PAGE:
Kelley summer games are played simultaneously in two gyms within the same athletics complex. Considering that you can see parts of nine varsity contests in one evening, the $2 ticket is an extraordinary bargain.

Apparently, I wasn’t the only one who wanted a look at the younger Montonati’s skill set. For Owasso-Catoosa, there were twice as many spectators than for any other game that night.

Actually, Brian Montonati has more than just a gifted freshman son. Brian has a gifted incoming freshman class. He says Jalen, MJ Milton (the younger brother of former Owasso star and current Philadelphia 76er Shake Milton), Boden Williams and Koen Scott all are destined to play college basketball.

Owasso has a Fab Four class of 2022-23 ninth-graders, just like Michigan 30 years ago had a Fab Five class of freshmen who drove the Wolverines to the Final Four and a national-title loss to Duke.

Among those Wolverine freshmen was Jalen Rose, who had a nice NBA career and now does great work for ESPN. Jalen Montonati was named after Jalen Rose, Brian Montonati reports.

There were sequences on Tuesday when Brian Montonati had four Owasso freshmen on the floor. Point guard E.J. Lewis will be a senior and a fourth-year starter. Returning starter Brandon Mann totaled 15 points on Tuesday.

Otherwise, the Rams are rebuilding with inexperienced players and the Fab Four collection of rookies.

“Jalen has been playing his whole life and he’s been around the varsity team forever,” Brian Montonati said. “He’s played high-level AAU basketball. We were like, ‘Let’s run the first play for him,’ and he scored. No jitters. He got a layup on that one, and then he got a 3 on the next possession.”

Because of the involvement of his son, Brian was asked whether he felt butterflies before the Tuesday game.

“A little bit, yeah,” Brian said. “We talked about this for a long time, and not just about Jalen but that whole group. It’s a special group. I’ve been excited to get them into the gym and start coaching them. I only got to start coaching them last week.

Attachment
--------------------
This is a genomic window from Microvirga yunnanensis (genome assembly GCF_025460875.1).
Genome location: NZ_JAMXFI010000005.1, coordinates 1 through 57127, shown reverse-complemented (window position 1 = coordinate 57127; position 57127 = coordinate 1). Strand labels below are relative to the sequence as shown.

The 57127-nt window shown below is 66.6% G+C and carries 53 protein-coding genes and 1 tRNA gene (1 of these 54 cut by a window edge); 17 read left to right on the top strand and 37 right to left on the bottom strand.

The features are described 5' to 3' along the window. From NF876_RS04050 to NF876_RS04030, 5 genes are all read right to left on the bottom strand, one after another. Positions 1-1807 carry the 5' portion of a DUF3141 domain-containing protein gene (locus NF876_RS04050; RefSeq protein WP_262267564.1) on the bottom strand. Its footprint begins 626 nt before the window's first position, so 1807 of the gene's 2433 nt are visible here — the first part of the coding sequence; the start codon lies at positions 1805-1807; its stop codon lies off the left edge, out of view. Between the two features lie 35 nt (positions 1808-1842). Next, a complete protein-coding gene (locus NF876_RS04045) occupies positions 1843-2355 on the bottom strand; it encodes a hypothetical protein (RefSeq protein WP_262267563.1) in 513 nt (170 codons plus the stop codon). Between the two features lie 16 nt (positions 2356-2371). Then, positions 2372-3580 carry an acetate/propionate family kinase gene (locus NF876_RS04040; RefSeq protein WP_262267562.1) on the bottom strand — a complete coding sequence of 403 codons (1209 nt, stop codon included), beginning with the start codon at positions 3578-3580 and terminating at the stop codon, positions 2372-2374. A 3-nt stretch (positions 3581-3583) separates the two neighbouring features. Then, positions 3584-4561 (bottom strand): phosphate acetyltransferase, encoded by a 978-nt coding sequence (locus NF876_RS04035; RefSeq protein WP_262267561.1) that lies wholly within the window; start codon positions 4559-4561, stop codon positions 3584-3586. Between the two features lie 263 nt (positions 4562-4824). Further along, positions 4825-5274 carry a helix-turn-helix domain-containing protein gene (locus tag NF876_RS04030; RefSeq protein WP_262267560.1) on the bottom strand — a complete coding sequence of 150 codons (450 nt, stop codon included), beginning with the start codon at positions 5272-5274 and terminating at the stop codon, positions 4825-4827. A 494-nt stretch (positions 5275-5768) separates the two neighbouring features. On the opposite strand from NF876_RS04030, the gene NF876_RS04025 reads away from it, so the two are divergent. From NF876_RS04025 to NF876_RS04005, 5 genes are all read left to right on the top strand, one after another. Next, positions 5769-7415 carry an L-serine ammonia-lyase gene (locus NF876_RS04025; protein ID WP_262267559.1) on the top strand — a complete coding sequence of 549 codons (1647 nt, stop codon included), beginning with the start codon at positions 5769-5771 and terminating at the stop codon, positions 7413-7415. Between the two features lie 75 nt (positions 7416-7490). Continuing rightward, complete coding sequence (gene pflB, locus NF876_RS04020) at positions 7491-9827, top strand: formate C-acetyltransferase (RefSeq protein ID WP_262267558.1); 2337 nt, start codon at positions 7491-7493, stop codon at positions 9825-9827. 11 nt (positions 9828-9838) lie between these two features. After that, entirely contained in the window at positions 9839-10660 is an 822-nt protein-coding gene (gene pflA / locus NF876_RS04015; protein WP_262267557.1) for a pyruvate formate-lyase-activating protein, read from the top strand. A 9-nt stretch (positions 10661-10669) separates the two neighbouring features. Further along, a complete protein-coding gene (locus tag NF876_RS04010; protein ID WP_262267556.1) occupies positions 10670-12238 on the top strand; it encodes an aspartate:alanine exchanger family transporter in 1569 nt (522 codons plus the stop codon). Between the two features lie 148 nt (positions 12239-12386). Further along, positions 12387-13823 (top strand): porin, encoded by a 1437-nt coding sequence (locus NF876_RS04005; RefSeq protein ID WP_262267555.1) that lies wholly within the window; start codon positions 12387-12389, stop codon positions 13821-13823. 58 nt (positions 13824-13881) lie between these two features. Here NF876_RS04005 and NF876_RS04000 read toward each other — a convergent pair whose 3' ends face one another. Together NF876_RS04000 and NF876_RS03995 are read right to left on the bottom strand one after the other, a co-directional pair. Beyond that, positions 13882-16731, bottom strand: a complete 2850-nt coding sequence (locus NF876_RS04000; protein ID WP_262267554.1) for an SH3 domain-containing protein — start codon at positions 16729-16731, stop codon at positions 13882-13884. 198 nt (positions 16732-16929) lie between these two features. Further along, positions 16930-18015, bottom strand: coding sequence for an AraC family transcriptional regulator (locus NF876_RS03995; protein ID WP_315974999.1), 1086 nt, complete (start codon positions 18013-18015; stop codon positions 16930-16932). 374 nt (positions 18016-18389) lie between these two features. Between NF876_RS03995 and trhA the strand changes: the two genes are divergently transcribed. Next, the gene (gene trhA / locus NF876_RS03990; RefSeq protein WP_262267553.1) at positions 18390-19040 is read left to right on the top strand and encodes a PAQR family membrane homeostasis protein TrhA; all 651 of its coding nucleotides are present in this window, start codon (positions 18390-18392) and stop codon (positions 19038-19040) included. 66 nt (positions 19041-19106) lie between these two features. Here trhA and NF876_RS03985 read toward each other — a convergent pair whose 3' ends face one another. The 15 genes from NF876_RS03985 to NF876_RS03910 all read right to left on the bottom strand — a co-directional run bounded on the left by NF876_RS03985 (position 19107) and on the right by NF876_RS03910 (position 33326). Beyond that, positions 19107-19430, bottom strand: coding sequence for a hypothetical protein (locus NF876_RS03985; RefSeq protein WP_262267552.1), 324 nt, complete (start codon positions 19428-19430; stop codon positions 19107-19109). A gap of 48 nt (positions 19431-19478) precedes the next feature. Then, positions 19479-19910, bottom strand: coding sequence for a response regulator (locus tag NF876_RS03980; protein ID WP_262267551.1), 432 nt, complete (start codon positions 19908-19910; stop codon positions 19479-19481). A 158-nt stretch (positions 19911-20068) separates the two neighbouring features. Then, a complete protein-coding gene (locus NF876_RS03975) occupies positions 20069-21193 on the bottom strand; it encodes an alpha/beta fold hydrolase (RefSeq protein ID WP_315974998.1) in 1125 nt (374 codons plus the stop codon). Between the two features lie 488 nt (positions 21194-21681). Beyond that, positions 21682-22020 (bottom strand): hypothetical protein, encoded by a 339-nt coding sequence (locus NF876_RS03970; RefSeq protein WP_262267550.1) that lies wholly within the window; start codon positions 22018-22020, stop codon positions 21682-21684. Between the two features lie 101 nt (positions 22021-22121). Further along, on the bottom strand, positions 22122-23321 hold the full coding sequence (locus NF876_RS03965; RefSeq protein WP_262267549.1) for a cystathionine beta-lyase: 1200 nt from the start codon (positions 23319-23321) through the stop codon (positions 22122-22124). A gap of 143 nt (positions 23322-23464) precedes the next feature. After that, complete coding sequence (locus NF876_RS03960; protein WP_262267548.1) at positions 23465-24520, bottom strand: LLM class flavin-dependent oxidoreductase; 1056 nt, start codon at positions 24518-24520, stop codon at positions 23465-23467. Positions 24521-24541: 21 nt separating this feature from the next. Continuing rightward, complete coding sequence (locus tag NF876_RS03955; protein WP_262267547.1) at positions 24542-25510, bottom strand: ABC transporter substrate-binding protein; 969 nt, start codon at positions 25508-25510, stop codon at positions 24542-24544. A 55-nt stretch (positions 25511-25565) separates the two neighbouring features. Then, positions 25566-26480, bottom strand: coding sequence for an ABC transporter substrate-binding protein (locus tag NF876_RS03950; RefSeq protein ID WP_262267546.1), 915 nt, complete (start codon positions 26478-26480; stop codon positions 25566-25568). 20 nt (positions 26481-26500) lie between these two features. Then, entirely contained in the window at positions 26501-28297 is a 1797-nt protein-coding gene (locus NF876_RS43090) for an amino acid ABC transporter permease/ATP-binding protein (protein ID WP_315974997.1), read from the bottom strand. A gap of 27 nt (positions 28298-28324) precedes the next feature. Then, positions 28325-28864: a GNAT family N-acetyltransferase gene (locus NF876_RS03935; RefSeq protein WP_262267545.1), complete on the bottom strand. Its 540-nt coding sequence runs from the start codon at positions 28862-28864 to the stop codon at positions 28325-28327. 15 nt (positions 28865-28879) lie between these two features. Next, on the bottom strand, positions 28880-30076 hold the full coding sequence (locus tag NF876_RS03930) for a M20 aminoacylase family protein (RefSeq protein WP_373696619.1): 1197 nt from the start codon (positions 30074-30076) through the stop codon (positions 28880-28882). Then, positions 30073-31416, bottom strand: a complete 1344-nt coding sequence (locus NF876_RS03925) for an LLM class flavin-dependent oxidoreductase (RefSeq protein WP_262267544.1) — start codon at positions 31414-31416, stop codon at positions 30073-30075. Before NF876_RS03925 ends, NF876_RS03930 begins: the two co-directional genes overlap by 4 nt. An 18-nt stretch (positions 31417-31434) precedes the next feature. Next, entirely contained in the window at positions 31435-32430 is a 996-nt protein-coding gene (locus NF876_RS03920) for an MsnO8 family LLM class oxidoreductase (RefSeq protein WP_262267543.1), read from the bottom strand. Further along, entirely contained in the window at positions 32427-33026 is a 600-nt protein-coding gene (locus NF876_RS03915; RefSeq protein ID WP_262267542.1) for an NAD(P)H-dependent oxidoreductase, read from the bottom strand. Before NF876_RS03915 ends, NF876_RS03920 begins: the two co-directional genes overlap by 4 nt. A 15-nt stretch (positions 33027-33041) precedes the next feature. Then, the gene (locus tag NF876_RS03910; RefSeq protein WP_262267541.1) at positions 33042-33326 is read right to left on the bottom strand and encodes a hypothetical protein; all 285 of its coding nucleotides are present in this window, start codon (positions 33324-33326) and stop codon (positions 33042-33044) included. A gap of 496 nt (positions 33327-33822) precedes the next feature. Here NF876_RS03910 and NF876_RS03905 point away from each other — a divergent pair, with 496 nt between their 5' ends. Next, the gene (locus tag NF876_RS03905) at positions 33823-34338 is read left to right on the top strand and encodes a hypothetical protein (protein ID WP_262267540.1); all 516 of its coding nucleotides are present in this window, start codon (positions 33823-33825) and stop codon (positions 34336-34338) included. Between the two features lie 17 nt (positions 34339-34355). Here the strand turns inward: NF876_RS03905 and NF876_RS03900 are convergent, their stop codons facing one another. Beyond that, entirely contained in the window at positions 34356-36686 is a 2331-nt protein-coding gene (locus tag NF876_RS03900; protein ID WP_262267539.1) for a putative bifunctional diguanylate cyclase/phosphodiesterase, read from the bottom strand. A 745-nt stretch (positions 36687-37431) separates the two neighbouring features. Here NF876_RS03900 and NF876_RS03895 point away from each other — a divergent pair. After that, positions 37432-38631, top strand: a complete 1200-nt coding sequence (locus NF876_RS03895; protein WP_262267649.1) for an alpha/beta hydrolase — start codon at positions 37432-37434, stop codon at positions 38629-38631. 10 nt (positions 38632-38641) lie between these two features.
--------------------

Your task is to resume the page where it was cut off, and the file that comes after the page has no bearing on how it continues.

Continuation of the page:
“They’re just now starting on some light strength work. Their basketball IQ and where they are physically — they’ll be completely different six months from now.”

On Thursday night, Owasso was matched with Glenpool in a Kelley contest. This weekend, the Rams are involved in new Golden Hurricane coach Eric Konkol’s first high school team camp at the University of Tulsa. During that camp alone, Owasso will play eight games. On Saturday, Jalen and his 15-year-old friends are matched with Class 6A champion Edmond North.

By the end of June, Owasso already will have played 28 summer games. Jalen Montonati will have played 28 times against significantly more experienced high school players.

Having been groomed for basketball since he was toddler, Jalen seems to be built for this.

“I would say that,” he stated. “I’m more than ready.”

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Sports Columnist

I joined the Tulsa World in 1990. Prior to becoming a sports columnist in 2016, I was the only sports writer in Tulsa World history to have covered OU, OSU, the University of Tulsa and Oral Roberts sports on an everyday basis. Phone: 918-581-8397